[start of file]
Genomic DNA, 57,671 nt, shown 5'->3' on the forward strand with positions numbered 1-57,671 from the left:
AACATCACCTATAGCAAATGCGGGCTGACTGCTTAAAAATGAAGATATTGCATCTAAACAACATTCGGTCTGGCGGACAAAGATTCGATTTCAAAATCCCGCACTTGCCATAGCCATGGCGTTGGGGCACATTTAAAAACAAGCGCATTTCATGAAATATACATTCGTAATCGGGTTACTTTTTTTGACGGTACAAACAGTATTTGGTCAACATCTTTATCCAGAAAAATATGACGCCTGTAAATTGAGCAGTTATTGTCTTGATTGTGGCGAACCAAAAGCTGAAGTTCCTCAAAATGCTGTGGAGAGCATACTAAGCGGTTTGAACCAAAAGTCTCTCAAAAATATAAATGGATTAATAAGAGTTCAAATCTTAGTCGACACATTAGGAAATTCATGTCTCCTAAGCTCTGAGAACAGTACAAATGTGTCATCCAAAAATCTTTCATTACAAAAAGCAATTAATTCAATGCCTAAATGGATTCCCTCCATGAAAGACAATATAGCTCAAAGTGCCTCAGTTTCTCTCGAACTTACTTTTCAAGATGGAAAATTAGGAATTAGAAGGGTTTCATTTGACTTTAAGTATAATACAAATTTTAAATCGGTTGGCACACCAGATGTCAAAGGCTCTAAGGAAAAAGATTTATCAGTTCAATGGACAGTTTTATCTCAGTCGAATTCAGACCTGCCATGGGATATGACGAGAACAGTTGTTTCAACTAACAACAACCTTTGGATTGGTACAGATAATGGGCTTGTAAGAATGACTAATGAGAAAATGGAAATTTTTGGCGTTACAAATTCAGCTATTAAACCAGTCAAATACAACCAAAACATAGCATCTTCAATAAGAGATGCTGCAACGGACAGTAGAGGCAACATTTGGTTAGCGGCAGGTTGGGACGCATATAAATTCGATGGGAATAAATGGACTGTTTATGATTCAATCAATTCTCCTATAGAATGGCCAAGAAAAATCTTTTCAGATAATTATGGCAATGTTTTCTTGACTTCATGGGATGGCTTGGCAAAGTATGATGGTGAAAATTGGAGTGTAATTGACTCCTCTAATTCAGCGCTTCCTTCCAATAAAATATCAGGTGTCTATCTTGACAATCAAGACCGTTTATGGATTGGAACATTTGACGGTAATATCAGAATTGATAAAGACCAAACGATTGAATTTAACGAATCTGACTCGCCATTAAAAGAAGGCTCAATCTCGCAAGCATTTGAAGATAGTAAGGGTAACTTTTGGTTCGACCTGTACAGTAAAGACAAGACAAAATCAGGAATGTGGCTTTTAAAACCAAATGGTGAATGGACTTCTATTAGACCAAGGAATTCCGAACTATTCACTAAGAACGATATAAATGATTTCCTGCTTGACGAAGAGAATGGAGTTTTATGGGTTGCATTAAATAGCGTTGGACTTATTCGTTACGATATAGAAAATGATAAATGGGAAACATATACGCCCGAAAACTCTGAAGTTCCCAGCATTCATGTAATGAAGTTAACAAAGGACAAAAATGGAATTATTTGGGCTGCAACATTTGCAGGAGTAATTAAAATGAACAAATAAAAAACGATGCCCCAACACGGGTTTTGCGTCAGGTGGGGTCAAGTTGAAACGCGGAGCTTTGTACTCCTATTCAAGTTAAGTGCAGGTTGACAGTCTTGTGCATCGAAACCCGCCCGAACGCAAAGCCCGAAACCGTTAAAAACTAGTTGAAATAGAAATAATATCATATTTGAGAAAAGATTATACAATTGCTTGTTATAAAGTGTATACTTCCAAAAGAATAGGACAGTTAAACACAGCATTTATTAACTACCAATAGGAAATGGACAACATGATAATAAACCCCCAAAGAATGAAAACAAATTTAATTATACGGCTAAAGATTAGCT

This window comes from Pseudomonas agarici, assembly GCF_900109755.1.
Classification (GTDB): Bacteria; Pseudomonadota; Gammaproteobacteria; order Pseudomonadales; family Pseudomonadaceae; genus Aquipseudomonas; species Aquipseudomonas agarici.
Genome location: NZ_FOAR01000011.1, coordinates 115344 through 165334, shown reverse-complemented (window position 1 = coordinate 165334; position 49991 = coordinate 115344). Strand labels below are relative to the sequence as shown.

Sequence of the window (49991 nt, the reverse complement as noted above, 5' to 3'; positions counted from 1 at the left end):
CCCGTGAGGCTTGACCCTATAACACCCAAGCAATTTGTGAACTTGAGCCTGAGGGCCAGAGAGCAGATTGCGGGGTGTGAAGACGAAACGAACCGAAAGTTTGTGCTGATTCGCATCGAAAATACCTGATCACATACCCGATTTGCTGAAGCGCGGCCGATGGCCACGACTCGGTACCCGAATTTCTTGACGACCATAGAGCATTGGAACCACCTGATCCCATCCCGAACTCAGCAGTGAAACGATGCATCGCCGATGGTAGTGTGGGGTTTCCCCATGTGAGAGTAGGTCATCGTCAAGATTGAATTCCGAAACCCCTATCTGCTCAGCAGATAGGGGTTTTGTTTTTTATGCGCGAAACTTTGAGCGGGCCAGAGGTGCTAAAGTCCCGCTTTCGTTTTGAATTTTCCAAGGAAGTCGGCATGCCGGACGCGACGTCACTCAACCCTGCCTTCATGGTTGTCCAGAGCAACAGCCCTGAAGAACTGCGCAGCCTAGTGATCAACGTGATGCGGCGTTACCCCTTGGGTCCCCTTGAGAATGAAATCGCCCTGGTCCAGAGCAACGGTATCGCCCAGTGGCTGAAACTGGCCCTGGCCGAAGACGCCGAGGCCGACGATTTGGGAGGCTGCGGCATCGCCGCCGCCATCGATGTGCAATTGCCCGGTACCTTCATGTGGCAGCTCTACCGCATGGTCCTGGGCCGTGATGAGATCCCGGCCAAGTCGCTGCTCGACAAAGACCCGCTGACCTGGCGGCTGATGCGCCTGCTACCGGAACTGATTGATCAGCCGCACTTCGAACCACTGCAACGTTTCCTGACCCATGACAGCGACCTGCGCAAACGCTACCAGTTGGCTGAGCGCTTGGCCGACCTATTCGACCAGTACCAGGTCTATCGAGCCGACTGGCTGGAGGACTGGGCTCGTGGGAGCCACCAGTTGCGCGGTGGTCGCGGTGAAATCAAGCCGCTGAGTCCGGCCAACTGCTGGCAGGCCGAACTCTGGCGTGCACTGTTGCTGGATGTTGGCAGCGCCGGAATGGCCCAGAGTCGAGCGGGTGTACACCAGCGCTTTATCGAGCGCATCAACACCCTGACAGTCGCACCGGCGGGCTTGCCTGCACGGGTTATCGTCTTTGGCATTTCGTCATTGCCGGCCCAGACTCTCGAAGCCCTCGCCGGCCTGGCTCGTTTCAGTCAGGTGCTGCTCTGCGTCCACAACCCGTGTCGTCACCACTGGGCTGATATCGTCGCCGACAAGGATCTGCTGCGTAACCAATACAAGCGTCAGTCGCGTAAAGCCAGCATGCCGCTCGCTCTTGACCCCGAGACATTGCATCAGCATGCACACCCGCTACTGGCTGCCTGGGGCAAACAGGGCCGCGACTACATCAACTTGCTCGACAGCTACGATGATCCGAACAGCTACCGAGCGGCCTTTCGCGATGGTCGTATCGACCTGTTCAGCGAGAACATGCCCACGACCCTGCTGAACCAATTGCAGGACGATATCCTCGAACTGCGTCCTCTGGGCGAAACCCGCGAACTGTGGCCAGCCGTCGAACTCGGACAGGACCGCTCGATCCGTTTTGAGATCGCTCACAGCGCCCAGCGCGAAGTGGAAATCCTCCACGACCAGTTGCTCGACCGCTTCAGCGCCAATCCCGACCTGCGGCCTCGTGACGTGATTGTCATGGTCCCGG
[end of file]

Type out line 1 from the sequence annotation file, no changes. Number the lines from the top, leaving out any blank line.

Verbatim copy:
Genomic DNA, 57,671 nt, shown 5'->3' on the forward strand with positions numbered 1-57,671 from the left: